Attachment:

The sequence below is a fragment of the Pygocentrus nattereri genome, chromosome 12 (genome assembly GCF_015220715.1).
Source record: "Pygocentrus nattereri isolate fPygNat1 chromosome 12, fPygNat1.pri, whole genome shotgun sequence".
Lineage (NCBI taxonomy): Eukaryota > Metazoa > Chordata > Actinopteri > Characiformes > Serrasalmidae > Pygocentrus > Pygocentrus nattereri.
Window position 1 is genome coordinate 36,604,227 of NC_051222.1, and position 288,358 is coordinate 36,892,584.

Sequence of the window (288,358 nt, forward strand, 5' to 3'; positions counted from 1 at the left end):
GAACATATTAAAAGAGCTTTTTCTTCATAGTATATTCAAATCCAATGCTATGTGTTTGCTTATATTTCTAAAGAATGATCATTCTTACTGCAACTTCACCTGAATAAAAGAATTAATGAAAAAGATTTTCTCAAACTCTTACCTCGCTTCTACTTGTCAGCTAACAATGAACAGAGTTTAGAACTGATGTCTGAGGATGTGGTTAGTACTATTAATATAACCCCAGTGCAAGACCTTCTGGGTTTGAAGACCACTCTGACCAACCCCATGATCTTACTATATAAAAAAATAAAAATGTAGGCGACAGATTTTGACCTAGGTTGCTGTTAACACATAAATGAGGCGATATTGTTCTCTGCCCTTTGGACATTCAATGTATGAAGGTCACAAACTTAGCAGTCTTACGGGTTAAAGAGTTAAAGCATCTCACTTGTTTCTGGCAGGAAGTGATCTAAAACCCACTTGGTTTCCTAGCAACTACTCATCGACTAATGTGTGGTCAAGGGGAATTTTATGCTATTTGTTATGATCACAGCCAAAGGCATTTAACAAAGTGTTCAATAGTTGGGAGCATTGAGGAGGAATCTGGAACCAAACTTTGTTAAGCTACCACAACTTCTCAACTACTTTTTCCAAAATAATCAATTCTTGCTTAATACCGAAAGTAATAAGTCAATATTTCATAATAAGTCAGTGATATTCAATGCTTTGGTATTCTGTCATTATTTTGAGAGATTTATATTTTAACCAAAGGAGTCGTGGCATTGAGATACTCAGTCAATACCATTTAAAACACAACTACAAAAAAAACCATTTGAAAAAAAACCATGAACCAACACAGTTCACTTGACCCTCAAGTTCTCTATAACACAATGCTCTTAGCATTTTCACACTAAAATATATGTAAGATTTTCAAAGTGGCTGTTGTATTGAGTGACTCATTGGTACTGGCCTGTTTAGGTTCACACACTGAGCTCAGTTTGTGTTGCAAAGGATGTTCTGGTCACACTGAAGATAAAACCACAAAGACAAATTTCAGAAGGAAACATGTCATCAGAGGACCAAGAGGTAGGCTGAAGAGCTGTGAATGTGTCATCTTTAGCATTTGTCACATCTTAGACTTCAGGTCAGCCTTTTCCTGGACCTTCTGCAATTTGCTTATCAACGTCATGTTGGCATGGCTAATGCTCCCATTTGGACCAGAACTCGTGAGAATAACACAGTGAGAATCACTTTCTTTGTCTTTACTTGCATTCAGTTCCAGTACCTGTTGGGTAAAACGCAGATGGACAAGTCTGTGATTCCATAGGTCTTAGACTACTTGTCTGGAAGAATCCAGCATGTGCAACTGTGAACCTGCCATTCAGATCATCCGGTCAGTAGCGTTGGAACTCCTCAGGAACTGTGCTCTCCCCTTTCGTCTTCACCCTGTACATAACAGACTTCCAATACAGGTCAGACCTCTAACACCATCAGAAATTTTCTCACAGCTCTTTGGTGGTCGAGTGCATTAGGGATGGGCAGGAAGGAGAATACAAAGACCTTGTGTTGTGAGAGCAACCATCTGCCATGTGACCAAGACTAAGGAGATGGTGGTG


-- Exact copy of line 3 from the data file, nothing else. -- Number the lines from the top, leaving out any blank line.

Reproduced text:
Lineage (NCBI taxonomy): Eukaryota > Metazoa > Chordata > Actinopteri > Characiformes > Serrasalmidae > Pygocentrus > Pygocentrus nattereri.